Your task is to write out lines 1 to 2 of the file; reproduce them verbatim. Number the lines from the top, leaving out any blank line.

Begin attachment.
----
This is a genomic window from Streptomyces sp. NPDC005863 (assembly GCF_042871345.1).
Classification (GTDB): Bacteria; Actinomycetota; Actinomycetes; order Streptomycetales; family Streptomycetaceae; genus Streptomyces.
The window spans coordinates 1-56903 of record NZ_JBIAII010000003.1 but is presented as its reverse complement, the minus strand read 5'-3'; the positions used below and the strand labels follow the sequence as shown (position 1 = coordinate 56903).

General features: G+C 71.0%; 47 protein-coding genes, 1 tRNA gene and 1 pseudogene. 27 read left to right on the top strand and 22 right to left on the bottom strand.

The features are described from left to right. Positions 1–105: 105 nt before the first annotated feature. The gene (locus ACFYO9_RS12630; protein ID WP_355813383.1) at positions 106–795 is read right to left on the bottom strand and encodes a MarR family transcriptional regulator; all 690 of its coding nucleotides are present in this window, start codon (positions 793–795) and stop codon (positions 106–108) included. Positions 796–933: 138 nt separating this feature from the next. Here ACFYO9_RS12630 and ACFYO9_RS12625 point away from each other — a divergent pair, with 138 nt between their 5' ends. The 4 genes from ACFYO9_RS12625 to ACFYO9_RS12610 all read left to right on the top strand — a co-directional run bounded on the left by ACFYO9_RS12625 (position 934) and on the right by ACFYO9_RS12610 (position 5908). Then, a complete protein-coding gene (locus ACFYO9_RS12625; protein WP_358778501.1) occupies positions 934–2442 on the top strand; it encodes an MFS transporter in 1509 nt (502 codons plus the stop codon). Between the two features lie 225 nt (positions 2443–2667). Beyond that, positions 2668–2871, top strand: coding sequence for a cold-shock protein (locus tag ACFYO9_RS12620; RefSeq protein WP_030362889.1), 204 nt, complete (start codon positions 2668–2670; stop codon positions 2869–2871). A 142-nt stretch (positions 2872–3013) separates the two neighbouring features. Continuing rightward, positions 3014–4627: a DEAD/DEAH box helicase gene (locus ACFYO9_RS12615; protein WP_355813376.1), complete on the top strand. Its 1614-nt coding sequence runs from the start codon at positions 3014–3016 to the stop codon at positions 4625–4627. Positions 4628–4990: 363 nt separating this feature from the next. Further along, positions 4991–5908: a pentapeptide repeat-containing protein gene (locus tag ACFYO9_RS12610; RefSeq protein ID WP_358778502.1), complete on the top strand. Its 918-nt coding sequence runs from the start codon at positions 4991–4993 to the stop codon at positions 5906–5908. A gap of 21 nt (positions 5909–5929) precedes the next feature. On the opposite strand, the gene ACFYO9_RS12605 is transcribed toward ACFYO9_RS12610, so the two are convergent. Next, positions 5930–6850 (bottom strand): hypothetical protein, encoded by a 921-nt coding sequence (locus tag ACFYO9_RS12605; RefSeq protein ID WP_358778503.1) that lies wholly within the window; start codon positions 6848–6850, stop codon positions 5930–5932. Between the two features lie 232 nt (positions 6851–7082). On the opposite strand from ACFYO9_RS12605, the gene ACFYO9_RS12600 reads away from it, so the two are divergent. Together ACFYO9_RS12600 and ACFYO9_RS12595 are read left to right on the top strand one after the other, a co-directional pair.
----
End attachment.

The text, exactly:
This is a genomic window from Streptomyces sp. NPDC005863 (assembly GCF_042871345.1).
Classification (GTDB): Bacteria; Actinomycetota; Actinomycetes; order Streptomycetales; family Streptomycetaceae; genus Streptomyces.